For slightly older readers, Swinney said she recommends “The Watsons Go to Birmingham 1963” by Christopher Paul Curtis and “Harry Potter and the Sorcerer’s Stone” by J. K. Rowling.

Swinney called “The Watsons Go to Birmingham 1963” a “modern classic.”

“It is the story of 10-year-old Kenny and his family, ‘The Weird Watsons,’” Swinney said. “I would highly recommend it to every student in Alabama because it explains some of our most important history using characters who are multidimensional.”

“Harry Potter and the Sorcerer’s Stone,” of course, is the first book in a beloved series. “The characters are very relatable,” Swinney said. “Rowling is a master at weaving a story. It’s a good feeling to know that when you finish the first book, there are many more in the series to look forward to.”

Stockton also recommends the “Harry Potter” series for young adults, along with the “Percy Jackson and the Olympians” series by Ricky Riordan and “The Mortal Instruments” series by Cassandra Clare.

These, along with her recommendations for children, are titles she has seen firsthand that children at Tharptown enjoy.

For young adults interested in dystopian novels, Cummins said she recommends the “Divergent” trilogy by Veronica Roth, “Uglies” series by Scott Westerfield, “The Giver” series by Lois Lowry, the “Matched” trilogy by Allie Condie, “The Hunger Games” series by Suzanne Collins, “Legend” series by Marie Lu, “Selection” novels by Kiera Cass, “Maze Runner” series by James Dashner and, her own personal favorite, the “Delirium” trilogy by Lauren Oliver.

ADULTS

David McCullough’s “1776” is Harrison’s choice for adults.

Swinney said one of her recommendations for adults is a book by one of her very favorite writers, Alabama native Fannie Flagg. Welcome to the World, Baby Girl,” is a story about a girl growing up in Mississippi. Swinney’s other choice for adults is “Little Bee” by Chris Cleave, “a harrowing tale of a Nigerian immigrant,” Swinney said. “It is intense and tough and beautiful.”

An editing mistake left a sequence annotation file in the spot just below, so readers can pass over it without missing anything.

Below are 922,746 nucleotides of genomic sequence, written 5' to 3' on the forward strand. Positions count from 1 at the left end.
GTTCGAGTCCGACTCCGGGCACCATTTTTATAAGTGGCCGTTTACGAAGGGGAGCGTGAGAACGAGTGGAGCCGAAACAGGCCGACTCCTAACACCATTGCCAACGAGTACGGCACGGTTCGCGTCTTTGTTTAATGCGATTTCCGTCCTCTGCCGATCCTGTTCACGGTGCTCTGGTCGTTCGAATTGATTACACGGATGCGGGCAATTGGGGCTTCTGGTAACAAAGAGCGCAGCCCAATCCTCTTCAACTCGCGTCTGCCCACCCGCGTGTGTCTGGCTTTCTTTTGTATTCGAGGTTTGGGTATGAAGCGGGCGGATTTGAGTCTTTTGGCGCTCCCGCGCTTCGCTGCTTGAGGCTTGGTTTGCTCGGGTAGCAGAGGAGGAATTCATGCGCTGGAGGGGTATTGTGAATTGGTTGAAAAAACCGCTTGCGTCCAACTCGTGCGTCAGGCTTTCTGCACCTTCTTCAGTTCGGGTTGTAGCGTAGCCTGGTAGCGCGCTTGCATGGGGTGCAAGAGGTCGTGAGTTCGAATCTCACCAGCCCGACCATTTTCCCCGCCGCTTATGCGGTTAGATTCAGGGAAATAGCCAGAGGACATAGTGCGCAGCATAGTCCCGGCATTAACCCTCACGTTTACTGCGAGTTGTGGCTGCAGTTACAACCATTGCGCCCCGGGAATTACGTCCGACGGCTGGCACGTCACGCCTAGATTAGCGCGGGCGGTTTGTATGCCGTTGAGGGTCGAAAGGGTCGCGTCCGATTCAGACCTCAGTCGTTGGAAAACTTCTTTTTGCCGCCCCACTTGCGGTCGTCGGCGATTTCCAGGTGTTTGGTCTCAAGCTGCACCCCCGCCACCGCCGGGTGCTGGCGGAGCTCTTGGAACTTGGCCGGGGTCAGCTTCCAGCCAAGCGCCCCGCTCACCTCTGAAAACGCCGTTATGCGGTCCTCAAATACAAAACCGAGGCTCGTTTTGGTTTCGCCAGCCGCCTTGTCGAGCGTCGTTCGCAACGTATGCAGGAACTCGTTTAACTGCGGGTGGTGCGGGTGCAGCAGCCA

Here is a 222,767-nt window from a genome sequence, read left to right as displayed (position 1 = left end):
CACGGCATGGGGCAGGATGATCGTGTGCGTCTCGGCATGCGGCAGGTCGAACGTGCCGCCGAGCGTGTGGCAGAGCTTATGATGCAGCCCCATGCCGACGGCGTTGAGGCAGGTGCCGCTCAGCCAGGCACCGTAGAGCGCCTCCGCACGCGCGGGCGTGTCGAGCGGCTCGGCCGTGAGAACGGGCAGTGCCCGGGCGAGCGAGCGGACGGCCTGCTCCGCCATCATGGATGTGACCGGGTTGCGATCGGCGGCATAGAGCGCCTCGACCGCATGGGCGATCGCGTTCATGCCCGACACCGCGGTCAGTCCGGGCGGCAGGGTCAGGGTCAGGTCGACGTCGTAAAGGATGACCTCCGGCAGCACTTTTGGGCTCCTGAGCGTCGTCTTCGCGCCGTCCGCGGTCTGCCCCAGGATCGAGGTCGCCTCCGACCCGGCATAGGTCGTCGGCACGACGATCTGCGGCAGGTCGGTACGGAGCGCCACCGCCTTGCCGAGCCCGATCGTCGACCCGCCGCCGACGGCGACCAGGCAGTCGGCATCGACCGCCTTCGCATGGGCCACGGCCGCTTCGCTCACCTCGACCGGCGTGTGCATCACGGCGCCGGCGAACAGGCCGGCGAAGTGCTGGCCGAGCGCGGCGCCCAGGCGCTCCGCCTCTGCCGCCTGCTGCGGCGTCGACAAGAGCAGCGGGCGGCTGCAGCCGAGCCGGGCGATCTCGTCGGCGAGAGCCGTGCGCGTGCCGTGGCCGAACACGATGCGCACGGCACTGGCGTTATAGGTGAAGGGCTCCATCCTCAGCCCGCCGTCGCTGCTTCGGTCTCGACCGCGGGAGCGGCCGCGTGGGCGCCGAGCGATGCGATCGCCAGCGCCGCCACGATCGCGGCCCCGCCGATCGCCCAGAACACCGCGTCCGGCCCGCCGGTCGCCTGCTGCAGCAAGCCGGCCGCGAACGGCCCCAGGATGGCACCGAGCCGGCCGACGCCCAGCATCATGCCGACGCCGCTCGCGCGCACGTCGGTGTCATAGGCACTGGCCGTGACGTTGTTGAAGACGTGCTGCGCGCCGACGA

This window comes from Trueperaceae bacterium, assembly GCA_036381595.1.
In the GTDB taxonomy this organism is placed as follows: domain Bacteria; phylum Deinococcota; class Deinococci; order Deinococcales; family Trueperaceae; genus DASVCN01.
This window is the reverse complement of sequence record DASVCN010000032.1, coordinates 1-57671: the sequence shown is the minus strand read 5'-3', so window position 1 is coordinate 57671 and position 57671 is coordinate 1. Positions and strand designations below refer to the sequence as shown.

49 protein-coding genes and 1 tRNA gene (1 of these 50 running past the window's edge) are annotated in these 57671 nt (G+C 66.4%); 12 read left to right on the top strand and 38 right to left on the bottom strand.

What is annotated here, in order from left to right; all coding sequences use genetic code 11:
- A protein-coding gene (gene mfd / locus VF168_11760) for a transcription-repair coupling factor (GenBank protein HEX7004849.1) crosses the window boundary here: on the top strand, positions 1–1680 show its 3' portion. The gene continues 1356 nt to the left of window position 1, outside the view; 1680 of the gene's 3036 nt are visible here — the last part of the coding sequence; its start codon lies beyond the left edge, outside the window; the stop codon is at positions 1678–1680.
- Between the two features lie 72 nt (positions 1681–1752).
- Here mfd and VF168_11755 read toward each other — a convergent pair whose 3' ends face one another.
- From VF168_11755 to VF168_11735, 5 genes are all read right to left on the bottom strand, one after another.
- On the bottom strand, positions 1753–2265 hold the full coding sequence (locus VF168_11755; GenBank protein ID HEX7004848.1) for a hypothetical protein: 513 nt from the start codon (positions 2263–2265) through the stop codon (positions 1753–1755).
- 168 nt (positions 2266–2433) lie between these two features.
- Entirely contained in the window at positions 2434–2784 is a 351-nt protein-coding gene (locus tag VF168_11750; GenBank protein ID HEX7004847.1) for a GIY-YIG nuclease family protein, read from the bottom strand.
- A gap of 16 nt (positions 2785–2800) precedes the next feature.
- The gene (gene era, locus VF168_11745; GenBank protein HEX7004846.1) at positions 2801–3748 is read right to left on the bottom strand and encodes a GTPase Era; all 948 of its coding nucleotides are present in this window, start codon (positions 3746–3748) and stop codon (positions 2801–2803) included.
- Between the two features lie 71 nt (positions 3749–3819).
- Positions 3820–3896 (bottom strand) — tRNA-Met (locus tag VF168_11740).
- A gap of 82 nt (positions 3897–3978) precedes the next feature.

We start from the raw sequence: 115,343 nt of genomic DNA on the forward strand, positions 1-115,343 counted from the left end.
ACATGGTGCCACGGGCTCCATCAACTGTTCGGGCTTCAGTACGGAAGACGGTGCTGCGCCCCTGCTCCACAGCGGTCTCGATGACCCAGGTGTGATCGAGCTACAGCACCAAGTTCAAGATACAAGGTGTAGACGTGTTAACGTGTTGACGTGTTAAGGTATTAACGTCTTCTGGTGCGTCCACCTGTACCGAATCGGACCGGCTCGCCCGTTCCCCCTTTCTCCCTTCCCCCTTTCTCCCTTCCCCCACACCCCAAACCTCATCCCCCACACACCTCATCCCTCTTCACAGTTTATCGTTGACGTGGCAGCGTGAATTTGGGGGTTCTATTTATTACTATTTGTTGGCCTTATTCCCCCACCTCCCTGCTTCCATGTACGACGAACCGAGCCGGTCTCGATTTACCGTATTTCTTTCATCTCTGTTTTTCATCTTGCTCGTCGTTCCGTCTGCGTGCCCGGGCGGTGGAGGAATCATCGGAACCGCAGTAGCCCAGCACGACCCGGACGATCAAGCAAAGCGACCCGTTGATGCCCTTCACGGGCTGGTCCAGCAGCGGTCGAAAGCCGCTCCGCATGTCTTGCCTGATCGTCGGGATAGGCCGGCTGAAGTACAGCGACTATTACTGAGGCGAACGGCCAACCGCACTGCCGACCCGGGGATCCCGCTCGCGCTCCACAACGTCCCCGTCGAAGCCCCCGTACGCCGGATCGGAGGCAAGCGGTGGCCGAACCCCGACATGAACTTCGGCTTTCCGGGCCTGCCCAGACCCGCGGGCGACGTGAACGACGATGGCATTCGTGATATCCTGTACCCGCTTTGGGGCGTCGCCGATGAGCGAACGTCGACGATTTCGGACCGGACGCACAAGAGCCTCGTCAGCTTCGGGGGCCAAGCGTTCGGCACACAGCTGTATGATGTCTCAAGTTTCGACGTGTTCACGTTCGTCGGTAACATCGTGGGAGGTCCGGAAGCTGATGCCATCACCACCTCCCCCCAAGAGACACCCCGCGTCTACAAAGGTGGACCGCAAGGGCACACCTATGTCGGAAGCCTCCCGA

For adults who enjoy escapist reading, Cummins said she recommends “My Sister, the Serial Killer” by Oyinkan Braithwaite, “I Feel Bad About My Neck” by Nora Ephron, “IQ series” by Joe Ide and “Such a Fun Age” by Kiley Reid.

For adults interested in reading books that involve a pandemic theme, as a nod to the current situation, Cummins recommends:

  • “The Passage” trilogy by Justin Cronin
  • “The Broken Earth” trilogy by N.K. Jemisin
  • “Severance” by Ling Ma
  • “Station Eleven” by Emily St. John Mandel
  • “Love in the Time of Cholera” by Gabriel Garcia Marquez
  • “The Stand” by Stephen King
  • “Oryx and Crake” by Margaret Atwood

Cummins suggestions for adult books with a solitude theme include “Wave” by Somali Deraniyagala, “Wild” by Cheryl Strayed, “A Gentleman in Moscow” by Amor Towles and “The Martian” by Andy Weir.

Cummins encouraged all library patrons to remember that even though the public library is closed because of the coronavirus, they can access titles like these and more through Russellville Public Library’s catalogue of e-books and audiobooks. Visit camellianet.overdrive.com; select Russellville Public Library; and enter the barcode from your library card as your username and password.